Articles

How to live with a teen-age daughter

Not that he really knows. But at least he's still gam the bewildered prose below will testify

ROBERT THOMAS (POPS) ALLEN August 31 1957
Articles

How to live with a teen-age daughter

Not that he really knows. But at least he's still gam the bewildered prose below will testify

ROBERT THOMAS (POPS) ALLEN August 31 1957

How to live with a teen-age daughter

Not that he really knows. But at least he's still gam the bewildered prose below will testify

ROBERT THOMAS (POPS) ALLEN

Something that bothers me is the glib way TV and movies create human beings, and one of the most off-handed creations in recent years is the teen-age daughter, who is about as close to anything in real life as Roy Rogers is to a cowboy.

The last TV teen-ager I saw was portrayed by a well-gioomed, accomplished young Broadway actress in her mid-twenties, who wore blue jeans, a pony tail, said things like “real cool,” and evidently figured that was close enough to a teen-ager because she just took off from there. At one point she came on screen smiling and telling her mother to rest while she made supper— a little bit of fantasy that even made my daughters blush. I think it's time we got it straight what a teen-age daughter is really like.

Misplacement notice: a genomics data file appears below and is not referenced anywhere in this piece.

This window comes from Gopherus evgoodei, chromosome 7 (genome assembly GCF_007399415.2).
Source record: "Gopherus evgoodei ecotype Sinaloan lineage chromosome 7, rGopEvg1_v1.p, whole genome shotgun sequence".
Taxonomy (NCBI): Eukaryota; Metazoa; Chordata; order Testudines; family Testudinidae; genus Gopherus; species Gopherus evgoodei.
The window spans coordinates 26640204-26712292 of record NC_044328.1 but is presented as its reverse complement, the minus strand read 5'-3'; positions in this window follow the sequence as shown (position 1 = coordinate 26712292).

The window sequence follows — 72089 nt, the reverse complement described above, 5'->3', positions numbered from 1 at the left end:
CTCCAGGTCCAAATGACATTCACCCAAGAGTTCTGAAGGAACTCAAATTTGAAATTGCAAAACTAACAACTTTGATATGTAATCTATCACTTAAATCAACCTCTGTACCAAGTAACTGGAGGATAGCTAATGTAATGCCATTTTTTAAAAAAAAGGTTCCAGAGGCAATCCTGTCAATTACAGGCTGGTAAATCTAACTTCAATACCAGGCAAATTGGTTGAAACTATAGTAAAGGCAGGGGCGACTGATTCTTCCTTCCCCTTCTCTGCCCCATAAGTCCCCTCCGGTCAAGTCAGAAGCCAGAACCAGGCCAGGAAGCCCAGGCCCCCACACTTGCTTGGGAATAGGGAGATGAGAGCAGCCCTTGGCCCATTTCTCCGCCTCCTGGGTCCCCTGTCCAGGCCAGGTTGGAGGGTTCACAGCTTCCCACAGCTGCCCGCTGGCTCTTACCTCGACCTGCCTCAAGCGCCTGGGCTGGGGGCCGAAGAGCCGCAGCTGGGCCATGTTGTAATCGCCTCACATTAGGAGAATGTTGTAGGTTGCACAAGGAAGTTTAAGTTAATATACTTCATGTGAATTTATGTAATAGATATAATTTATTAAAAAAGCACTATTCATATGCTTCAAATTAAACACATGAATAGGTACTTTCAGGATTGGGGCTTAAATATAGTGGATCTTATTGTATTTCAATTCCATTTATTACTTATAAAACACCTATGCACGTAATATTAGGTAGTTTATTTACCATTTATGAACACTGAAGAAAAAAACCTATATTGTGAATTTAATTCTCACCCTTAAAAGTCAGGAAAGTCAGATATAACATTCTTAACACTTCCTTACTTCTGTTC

A teen-age daughter is something between a child and a young woman in ten petticoats, bare feet and crooked lipstick. Her main drive in life is to wear spike heels and Mv Downfall perfume, dress like a $25.()00-a-year fashion model out of Seventeen magazine, give as much lip as the traffic will bear, stay up till midnight, which she claims every child of normal parents is allowed to do. and to avoid all work, which she claims all normal parents do themselves.